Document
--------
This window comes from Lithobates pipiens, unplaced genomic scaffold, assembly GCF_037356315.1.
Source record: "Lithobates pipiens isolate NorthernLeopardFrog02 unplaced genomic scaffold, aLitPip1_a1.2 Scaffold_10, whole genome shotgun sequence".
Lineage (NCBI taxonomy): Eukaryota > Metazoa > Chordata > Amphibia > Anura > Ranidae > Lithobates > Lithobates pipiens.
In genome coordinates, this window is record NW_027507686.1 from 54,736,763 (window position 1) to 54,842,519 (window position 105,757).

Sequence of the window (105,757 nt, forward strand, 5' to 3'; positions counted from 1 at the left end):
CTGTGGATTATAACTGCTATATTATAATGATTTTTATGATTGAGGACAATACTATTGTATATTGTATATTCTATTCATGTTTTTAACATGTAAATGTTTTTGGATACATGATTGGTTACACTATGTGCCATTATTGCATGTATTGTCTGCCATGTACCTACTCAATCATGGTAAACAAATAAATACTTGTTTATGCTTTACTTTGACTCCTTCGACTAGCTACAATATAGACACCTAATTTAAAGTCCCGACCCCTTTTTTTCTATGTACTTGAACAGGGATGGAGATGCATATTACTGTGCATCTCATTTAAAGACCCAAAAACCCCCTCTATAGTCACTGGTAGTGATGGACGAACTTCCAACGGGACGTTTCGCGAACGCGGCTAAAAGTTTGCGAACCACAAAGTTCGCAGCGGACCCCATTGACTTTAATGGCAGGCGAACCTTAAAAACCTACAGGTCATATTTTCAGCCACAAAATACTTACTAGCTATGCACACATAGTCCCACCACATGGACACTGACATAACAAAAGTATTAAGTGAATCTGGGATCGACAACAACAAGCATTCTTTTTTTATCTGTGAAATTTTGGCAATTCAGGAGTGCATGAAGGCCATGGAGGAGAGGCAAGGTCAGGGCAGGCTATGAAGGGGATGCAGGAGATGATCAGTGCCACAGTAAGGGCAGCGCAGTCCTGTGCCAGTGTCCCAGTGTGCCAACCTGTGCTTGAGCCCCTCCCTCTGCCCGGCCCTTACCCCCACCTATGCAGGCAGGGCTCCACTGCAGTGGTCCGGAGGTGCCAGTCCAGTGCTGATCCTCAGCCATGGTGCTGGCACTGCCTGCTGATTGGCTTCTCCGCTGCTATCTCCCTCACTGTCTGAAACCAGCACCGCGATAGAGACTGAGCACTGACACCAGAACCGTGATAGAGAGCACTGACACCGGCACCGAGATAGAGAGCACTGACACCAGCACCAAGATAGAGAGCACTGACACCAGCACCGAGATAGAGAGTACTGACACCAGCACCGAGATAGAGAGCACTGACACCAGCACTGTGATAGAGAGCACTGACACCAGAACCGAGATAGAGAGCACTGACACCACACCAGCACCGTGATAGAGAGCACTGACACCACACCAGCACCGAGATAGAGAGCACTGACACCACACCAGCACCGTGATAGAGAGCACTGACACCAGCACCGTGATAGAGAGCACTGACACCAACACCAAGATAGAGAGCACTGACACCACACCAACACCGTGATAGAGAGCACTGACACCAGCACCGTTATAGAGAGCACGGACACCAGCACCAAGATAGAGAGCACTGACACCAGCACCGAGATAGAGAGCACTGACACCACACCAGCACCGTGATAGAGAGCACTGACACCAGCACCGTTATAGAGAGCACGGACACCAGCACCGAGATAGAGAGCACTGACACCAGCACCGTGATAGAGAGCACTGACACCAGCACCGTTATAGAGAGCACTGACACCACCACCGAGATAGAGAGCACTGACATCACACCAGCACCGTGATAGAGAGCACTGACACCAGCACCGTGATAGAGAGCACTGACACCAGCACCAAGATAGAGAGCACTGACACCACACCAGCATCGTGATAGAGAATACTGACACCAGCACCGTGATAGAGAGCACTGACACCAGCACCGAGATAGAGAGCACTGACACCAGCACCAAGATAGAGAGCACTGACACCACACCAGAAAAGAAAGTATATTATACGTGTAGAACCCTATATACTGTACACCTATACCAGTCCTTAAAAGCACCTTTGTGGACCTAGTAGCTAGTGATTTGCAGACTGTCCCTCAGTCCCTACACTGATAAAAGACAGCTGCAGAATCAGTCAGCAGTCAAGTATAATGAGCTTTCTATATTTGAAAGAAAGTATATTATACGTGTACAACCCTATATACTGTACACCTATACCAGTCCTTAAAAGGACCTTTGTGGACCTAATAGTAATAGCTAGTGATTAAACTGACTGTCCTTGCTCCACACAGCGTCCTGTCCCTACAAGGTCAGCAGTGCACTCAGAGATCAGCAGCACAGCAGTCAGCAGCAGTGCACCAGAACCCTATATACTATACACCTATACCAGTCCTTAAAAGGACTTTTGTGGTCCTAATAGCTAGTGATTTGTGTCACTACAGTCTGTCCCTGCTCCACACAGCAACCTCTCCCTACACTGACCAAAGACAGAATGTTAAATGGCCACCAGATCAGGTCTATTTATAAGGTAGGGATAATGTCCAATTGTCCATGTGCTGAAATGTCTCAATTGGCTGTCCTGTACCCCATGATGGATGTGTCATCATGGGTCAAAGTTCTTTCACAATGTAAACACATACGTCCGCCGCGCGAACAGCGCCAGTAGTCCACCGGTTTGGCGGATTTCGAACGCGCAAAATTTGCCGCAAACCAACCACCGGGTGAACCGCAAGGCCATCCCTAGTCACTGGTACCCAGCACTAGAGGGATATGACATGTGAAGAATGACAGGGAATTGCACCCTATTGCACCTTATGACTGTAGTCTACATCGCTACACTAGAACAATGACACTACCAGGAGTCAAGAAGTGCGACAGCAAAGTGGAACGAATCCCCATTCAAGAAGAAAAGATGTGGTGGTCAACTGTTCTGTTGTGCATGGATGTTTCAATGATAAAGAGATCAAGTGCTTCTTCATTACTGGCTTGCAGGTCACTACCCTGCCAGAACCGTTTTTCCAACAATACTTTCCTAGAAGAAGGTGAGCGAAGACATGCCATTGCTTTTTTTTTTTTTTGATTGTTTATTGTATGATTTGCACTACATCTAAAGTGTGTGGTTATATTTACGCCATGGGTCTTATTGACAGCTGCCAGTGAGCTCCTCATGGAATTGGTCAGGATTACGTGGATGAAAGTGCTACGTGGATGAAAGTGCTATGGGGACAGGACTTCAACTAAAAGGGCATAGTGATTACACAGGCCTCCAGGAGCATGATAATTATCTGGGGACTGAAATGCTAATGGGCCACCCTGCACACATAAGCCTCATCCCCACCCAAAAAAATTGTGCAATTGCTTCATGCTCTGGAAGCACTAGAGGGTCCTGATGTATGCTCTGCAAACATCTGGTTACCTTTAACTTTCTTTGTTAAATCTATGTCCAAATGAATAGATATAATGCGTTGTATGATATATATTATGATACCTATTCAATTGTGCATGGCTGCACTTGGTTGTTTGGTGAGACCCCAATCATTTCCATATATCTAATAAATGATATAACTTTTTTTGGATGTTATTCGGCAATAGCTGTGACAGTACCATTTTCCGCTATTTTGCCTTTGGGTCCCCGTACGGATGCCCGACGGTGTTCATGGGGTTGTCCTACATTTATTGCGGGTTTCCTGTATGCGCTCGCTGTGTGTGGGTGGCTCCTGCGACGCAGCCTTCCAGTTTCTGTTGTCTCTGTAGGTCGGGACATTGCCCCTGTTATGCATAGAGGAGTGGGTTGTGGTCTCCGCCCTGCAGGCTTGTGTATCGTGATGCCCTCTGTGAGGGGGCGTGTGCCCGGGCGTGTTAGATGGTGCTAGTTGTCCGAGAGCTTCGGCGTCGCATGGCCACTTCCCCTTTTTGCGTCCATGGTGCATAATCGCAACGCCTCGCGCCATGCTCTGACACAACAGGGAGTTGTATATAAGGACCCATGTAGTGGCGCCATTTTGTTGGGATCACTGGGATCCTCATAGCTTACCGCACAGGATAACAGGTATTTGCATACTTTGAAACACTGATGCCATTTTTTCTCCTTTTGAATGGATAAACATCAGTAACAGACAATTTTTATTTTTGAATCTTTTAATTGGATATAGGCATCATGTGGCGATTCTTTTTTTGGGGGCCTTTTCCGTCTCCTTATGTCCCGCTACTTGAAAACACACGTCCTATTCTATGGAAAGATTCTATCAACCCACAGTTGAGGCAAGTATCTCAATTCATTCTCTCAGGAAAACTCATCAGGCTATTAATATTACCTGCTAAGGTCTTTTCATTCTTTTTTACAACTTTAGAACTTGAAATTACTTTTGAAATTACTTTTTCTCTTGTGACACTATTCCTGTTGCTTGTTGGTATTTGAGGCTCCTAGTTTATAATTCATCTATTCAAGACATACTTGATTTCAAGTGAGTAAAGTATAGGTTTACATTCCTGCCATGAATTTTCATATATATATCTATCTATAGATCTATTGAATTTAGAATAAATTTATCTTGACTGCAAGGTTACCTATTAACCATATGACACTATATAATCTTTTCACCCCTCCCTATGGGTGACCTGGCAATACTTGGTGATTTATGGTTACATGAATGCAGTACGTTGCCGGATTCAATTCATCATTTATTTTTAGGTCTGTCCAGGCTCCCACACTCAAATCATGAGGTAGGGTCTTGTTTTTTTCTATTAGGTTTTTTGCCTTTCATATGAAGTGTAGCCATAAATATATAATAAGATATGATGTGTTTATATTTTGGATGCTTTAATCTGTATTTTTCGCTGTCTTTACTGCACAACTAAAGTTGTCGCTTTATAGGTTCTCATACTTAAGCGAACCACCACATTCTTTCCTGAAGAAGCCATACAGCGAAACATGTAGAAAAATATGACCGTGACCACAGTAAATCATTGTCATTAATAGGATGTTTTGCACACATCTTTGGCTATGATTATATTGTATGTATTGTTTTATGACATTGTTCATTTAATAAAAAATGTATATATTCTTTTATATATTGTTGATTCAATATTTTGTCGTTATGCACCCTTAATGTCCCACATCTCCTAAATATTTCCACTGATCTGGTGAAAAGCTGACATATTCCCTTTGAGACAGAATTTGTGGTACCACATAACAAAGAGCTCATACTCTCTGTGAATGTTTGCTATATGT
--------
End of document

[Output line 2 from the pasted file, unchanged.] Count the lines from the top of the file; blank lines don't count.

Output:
Source record: "Lithobates pipiens isolate NorthernLeopardFrog02 unplaced genomic scaffold, aLitPip1_a1.2 Scaffold_10, whole genome shotgun sequence".